H2 Inhalation Regressed Coronary Aneurysm in Kawasaki DiseaseScientific Research
original title: Hydrogen Gas Inhalation Regressed Coronary Artery Aneurysm in Kawasaki Disease-Case Report and Article ReviewDOI: 10.3389/fcvm.2022.895627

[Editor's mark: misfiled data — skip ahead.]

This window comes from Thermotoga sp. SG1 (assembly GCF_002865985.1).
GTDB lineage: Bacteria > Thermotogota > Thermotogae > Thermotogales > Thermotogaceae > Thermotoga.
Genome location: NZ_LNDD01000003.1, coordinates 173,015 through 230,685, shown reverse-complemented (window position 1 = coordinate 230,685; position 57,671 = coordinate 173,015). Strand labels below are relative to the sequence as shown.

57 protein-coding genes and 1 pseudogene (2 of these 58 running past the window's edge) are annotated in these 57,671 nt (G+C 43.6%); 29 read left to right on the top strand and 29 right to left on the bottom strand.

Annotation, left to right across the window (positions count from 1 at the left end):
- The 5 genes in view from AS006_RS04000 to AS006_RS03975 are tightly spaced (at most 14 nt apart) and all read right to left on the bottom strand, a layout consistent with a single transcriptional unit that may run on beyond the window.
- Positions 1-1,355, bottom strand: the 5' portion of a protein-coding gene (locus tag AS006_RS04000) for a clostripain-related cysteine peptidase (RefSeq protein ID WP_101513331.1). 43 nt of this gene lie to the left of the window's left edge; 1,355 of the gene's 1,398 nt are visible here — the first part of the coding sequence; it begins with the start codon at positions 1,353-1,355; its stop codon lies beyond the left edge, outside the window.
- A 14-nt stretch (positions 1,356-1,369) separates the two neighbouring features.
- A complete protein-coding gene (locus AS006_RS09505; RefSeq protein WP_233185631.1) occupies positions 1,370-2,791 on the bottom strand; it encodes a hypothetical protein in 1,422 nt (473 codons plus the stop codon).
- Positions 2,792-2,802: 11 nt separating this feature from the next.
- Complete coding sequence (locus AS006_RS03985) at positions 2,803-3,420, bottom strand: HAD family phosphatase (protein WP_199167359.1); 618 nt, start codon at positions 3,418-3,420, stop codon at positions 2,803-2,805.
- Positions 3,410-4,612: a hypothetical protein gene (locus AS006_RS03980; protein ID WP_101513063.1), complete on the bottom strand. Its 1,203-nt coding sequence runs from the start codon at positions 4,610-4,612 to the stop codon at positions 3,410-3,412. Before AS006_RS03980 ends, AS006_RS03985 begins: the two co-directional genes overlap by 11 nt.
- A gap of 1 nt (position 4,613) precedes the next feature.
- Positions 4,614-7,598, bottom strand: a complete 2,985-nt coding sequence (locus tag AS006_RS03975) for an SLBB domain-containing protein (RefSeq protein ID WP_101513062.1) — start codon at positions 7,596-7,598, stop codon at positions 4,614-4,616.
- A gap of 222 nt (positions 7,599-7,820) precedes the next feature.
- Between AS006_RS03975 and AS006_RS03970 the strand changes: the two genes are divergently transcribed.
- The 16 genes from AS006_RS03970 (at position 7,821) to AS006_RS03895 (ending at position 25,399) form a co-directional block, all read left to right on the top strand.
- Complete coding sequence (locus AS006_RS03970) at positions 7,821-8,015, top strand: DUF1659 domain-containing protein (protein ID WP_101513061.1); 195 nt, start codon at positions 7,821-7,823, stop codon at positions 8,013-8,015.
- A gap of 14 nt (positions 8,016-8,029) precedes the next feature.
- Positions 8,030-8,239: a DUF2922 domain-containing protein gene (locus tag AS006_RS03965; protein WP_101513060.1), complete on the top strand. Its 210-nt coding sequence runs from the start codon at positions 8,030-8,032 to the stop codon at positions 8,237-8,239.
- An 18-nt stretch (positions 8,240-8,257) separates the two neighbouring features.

Kawasaki disease (KD) is a systemic vasculitis that primarily affects children under the age of 5 years old and is among the most common acquired heart disease in developed countries, particularly in Asia. No effective treatment is currently available for aneurysm formation in KD. In this report, we showed a KD patient with an aneurysm over the right coronary artery with a size of 6.08 mm in diameter and 35 mm in length, which completely regressed to within normal range after hydrogen inhalation within 4 months after disease onset. This 10-year-old KD patient was diagnosed on the 12th day of disease onset with incomplete presentation of KD symptoms. Intravenous immunoglobulin was prescribed after KD diagnosis was confirmed by the formation of a coronary artery aneurysm. Once discharged from the hospital, the family used hydrogen inhalation (77% hydrogen and 23% oxygen) at home with nasal cannula 1 h per day. The aneurysm was found to be completely regressed at the 4-month follow-up (day 138 of the illness). The follow-up laboratory data showed complete blood cell count, differential count, electrolytes, liver enzyme, and renal function to all be within normal range. This is the first study to report an aneurysm from KD with regression under supplementary therapy with hydrogen gas inhalation and no other complications. Therefore, hydrogen gas inhalation may be an alternative anti-free radical or anti-oxidant therapy for KD, but further study is still required.